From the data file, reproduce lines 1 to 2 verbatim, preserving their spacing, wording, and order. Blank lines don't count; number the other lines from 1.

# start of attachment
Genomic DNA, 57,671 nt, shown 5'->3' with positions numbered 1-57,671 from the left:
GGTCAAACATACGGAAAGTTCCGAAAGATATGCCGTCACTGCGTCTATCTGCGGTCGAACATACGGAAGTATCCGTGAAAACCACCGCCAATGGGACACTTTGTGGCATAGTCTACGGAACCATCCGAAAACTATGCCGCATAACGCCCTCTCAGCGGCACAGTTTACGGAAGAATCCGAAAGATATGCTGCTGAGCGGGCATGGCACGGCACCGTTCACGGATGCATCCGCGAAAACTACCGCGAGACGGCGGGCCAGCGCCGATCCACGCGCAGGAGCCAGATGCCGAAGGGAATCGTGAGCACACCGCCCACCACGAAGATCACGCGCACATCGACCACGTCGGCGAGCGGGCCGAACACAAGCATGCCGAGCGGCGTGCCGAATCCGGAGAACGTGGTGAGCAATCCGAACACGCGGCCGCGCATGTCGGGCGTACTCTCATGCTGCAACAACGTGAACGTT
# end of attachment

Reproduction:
Genomic DNA, 57,671 nt, shown 5'->3' with positions numbered 1-57,671 from the left:
GGTCAAACATACGGAAAGTTCCGAAAGATATGCCGTCACTGCGTCTATCTGCGGTCGAACATACGGAAGTATCCGTGAAAACCACCGCCAATGGGACACTTTGTGGCATAGTCTACGGAACCATCCGAAAACTATGCCGCATAACGCCCTCTCAGCGGCACAGTTTACGGAAGAATCCGAAAGATATGCTGCTGAGCGGGCATGGCACGGCACCGTTCACGGATGCATCCGCGAAAACTACCGCGAGACGGCGGGCCAGCGCCGATCCACGCGCAGGAGCCAGATGCCGAAGGGAATCGTGAGCACACCGCCCACCACGAAGATCACGCGCACATCGACCACGTCGGCGAGCGGGCCGAACACAAGCATGCCGAGCGGCGTGCCGAATCCGGAGAACGTGGTGAGCAATCCGAACACGCGGCCGCGCATGTCGGGCGTACTCTCATGCTGCAACAACGTGAACGTT